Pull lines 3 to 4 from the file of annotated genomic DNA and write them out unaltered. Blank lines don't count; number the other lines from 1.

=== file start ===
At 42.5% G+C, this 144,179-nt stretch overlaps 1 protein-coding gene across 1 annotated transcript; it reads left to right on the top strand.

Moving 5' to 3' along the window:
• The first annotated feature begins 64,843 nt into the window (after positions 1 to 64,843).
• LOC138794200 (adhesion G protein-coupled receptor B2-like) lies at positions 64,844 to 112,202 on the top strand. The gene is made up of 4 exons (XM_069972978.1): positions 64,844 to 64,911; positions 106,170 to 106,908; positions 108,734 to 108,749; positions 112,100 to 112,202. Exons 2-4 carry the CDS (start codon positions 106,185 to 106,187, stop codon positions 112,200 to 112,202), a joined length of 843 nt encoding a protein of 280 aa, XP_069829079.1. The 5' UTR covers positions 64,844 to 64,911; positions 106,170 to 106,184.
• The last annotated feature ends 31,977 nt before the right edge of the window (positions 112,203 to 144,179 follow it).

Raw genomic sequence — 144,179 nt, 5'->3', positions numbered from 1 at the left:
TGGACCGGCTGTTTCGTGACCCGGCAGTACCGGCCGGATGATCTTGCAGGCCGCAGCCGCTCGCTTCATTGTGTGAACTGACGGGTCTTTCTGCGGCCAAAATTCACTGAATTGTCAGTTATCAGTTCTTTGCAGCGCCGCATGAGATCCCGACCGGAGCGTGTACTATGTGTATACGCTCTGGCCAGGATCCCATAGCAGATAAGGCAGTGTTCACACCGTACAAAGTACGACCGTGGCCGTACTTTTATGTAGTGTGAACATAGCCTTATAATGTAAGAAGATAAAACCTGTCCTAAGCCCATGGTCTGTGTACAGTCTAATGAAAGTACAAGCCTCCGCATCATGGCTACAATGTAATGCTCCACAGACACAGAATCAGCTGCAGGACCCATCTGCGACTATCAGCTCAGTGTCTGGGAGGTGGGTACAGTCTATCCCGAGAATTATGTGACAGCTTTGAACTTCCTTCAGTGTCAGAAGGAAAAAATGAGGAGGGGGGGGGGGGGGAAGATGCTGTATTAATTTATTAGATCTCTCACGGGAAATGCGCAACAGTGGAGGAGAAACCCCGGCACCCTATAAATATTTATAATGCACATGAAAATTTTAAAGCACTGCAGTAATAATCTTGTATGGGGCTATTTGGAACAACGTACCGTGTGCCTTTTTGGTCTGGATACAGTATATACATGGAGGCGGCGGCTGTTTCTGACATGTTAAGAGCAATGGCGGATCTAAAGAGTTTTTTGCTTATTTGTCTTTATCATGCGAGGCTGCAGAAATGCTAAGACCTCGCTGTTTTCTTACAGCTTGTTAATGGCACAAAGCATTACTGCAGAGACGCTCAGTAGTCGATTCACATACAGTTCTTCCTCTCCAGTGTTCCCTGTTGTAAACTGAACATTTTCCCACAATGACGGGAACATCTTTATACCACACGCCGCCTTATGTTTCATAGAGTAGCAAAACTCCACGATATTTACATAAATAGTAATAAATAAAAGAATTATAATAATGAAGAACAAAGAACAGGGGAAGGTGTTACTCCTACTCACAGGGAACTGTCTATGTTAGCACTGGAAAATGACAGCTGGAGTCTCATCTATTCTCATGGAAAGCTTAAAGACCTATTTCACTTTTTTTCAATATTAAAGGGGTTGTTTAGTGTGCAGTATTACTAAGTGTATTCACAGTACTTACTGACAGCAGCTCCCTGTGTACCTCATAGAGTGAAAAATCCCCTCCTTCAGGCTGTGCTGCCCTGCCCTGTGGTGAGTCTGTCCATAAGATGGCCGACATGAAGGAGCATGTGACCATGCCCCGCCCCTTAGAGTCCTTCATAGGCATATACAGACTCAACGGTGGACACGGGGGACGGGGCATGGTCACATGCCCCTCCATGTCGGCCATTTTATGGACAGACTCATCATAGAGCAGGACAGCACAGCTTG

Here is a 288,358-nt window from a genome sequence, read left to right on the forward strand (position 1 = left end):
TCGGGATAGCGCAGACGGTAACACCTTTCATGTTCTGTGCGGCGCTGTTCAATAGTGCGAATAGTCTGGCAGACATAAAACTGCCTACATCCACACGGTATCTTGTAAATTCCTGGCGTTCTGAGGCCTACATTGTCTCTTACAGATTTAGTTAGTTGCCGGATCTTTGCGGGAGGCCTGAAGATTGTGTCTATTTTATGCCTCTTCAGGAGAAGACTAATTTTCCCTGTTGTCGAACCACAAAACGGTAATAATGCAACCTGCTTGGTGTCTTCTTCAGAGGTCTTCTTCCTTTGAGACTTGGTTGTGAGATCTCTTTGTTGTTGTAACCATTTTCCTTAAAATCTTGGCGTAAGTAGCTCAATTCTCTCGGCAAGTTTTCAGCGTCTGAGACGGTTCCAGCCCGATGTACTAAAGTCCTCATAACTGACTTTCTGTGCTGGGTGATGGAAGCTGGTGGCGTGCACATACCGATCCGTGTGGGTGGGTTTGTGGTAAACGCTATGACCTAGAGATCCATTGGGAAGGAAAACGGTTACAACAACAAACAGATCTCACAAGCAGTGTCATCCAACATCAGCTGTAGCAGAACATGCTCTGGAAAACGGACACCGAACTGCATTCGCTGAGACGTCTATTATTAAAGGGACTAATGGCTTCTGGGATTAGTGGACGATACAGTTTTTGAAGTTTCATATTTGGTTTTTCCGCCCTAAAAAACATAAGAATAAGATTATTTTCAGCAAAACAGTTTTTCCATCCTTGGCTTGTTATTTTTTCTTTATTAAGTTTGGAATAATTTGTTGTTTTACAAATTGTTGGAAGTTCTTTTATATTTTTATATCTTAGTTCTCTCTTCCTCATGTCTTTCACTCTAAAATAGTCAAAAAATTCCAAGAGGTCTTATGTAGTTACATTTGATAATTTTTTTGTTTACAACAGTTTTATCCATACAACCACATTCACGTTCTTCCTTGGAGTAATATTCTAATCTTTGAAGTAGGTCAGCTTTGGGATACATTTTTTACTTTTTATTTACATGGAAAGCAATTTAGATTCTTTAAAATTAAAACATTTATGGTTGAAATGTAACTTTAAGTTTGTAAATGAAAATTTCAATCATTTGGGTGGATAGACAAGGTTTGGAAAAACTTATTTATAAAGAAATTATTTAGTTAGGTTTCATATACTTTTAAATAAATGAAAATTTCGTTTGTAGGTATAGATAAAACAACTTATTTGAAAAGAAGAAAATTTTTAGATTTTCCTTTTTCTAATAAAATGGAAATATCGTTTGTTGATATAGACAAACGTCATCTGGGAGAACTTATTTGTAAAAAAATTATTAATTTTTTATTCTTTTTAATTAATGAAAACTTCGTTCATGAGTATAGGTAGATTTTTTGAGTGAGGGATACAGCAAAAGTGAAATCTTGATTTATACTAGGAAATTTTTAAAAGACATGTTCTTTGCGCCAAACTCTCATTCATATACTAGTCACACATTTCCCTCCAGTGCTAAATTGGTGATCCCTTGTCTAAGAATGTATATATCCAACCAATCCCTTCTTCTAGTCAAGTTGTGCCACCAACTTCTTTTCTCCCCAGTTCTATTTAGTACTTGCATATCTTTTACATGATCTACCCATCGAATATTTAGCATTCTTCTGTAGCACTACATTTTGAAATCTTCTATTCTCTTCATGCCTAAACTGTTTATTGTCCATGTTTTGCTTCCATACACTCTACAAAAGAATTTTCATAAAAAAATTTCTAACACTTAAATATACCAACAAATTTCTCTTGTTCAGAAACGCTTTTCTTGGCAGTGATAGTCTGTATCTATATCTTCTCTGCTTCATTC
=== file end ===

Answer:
• The first annotated feature begins 64,843 nt into the window (after positions 1 to 64,843).
• LOC138794200 (adhesion G protein-coupled receptor B2-like) lies at positions 64,844 to 112,202 on the top strand. The gene is made up of 4 exons (XM_069972978.1): positions 64,844 to 64,911; positions 106,170 to 106,908; positions 108,734 to 108,749; positions 112,100 to 112,202. Exons 2-4 carry the CDS (start codon positions 106,185 to 106,187, stop codon positions 112,200 to 112,202), a joined length of 843 nt encoding a protein of 280 aa, XP_069829079.1. The 5' UTR covers positions 64,844 to 64,911; positions 106,170 to 106,184.